The Obama administration is preparing for President Hu Jintao’s state visit this week by laying out its policies on a number of thorny issues and readying not one but two dinners between the two presidents. According to a report in the New York Times, it all heralds a new, more assertive stance toward China:
The more assertive strategy comes after Mr. Obama was criticized as appearing to kowtow to China in his visit there in 2009, and then again for allowing Beijing to get the upper hand against the United States at the Group of 20 summit meeting in Seoul late last year.
In Seoul, instead of getting hammered on its currency, China managed to persuade Europe to join it in rejecting core elements of Mr. Obama’s strategy of stimulating growth before focusing on deficit reduction. In addition, several major nations accused the Federal Reserve of deliberately devaluing the dollar in an effort to put the costs of America’s competitive troubles on trading partners, rather than taking politically tough measures to rein in spending at home.
The result was that Mr. Obama appeared on the world stage as a leader of a country losing ground to a rising China.
Administration officials are determined that this will not happen during the visit to Washington this week. For one thing, the slight improvements in the American economy, coupled with a handful of political successes for Mr. Obama at home, will put the president in a stronger position, administration officials and some Asia analysts said.
More significant, they said, is that administration officials have now concluded that they can publicly challenge China on security and economic issues and still build a mature relationship.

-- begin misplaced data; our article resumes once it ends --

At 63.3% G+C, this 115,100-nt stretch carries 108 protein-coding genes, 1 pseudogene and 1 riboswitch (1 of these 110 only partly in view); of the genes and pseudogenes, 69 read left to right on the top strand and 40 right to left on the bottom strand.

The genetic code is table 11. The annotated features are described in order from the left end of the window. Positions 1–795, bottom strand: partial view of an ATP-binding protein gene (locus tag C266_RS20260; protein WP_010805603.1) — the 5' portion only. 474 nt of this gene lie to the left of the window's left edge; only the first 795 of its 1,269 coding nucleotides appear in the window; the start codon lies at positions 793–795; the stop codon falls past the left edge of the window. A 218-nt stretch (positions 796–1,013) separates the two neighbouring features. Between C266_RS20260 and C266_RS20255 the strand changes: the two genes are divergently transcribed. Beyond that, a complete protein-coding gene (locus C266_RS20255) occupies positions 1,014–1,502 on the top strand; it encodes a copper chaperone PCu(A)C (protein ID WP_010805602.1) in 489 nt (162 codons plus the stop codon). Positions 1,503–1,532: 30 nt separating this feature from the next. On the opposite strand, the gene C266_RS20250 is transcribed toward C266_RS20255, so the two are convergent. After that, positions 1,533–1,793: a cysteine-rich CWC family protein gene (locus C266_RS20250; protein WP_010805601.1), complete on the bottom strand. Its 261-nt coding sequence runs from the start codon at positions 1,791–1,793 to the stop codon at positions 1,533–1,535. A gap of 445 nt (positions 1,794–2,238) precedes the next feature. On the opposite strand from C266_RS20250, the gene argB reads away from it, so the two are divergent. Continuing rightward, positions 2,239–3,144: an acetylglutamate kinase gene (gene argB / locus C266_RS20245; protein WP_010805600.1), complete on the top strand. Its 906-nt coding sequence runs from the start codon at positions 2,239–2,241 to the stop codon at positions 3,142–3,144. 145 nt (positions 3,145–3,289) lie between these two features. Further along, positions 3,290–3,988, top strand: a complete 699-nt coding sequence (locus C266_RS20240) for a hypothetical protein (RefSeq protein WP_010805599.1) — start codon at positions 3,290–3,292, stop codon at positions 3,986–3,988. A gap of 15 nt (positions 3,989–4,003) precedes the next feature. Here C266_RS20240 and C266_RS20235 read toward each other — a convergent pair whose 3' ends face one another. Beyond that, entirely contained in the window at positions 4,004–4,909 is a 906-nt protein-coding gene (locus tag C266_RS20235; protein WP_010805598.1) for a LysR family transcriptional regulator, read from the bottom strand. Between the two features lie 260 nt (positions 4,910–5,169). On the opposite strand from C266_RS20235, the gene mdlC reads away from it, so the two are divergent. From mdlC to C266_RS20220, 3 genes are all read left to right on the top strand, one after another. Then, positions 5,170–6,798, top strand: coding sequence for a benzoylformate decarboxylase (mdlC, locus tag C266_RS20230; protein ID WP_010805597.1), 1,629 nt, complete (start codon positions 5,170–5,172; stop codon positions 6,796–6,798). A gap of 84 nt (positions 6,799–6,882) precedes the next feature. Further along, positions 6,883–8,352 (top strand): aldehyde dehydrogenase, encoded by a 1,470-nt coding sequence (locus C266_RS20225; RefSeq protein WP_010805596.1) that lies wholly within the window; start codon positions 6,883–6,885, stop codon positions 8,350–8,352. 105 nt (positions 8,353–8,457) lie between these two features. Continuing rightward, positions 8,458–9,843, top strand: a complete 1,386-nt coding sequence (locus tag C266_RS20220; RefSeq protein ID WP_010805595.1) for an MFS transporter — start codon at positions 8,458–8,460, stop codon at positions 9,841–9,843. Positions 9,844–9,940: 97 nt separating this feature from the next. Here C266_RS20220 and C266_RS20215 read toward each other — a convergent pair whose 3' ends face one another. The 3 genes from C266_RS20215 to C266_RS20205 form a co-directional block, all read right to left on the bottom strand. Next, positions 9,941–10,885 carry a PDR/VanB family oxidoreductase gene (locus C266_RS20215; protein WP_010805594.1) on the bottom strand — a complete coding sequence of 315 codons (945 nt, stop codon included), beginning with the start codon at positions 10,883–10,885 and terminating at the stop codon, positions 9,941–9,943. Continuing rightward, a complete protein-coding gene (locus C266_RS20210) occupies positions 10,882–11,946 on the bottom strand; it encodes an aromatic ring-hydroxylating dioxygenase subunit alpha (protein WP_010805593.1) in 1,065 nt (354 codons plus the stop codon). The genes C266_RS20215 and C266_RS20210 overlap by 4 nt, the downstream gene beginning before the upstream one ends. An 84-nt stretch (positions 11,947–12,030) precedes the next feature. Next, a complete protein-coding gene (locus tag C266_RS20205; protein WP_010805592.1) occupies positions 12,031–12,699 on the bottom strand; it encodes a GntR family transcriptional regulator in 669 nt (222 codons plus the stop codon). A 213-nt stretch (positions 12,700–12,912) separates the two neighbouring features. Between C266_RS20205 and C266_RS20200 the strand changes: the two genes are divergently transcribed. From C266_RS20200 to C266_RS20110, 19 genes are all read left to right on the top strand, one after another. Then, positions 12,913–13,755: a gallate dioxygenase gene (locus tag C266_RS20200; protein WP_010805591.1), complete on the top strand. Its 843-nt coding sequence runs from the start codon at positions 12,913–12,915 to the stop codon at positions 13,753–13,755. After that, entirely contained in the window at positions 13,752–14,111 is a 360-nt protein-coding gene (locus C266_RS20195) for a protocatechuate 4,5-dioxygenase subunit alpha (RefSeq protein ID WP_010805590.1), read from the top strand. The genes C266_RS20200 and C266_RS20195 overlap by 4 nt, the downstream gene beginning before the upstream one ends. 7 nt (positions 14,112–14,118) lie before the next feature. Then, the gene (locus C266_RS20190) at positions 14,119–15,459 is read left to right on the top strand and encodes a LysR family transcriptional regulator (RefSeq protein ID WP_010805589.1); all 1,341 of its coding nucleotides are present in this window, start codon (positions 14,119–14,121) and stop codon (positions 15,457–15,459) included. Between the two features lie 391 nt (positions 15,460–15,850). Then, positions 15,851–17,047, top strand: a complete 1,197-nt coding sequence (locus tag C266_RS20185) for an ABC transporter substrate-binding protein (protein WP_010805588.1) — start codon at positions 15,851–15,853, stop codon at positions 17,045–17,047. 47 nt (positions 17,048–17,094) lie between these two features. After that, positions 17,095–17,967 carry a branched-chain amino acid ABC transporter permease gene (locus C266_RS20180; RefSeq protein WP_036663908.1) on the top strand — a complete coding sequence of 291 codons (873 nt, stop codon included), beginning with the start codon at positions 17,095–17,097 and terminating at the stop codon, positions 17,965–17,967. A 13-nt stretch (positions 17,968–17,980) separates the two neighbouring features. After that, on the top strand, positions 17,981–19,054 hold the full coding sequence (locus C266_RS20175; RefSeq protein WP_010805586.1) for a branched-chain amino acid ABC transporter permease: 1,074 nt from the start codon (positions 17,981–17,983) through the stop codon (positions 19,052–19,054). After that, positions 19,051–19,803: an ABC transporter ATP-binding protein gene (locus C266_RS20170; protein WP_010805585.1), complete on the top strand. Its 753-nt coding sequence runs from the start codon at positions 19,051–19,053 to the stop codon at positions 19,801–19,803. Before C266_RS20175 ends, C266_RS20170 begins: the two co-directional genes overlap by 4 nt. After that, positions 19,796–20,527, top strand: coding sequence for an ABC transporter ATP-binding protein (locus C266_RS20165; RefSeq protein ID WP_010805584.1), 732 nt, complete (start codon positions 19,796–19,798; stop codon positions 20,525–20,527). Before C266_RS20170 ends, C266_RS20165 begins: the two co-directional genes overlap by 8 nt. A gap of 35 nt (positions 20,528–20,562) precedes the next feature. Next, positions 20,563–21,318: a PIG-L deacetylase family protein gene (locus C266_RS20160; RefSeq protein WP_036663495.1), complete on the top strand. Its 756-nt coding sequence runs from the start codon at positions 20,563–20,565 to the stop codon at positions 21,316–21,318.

The New York Times has also published an editorial about U.S.-China relations in light of Hu’s upcoming visit:
For a long time we weren’t sure if President Obama had a China strategy. (Beyond muting criticism and hoping for cooperation.) We are increasingly reassured.
Officials acknowledge that China must have a bigger say in the world and believe there are common interests to build on — but they are rightly not ceding anything. Mr. Obama has made clear that he won’t stand by while China tries to bully its neighbors. The United States has embraced India and Southeast Asia more closely and shored up alliances with South Korea and Japan.
We know less about China’s strategy. Its overconfidence is clear. It has been aggressively pressing its claims to disputed islands in the East and South China Seas. The military’s rising influence is troubling.
McClatchy reports that one aim of Hu Jintao’s visit to Washington is to increase Chinese investment in U.S. companies, which so far is lagging behind competitors in Asia and Europe:
Chinese companies invested only $791 million in U.S. firms in 2009, the last full year of data available from the U.S. Bureau of Economic Analysis. South Korean companies invested $12 billion, Japanese firms $264.2 billion, German firms $218 billion, and British companies $453 billion.
As Chinese President Hu Jintao visits the U.S. this week, he’s likely to announce some new business deals, as has been his practice when visiting other nations.
To be sure, China’s state companies are shopping abroad, just not here. A Chinese silicon company is preparing to buy a Norwegian metals giant for $2.6 billion. State-owned PetroChina invested almost $2 billion last year in Canadian oil producers. Late last year the China Petrochemical Corp. took a big stake in Brazilian offshore oil exploration.
“In years past, we saw the emergence of China’s economic clout, but we didn’t really, until recently, see the expansion … to investing abroad. … This may be the first year where outward investment from China exceeds inward investment,” said Myron Brilliant, senior vice president of international affairs for the U.S. Chamber of Commerce. “China is increasingly taking the capital it has in its reserves and investing that overseas.”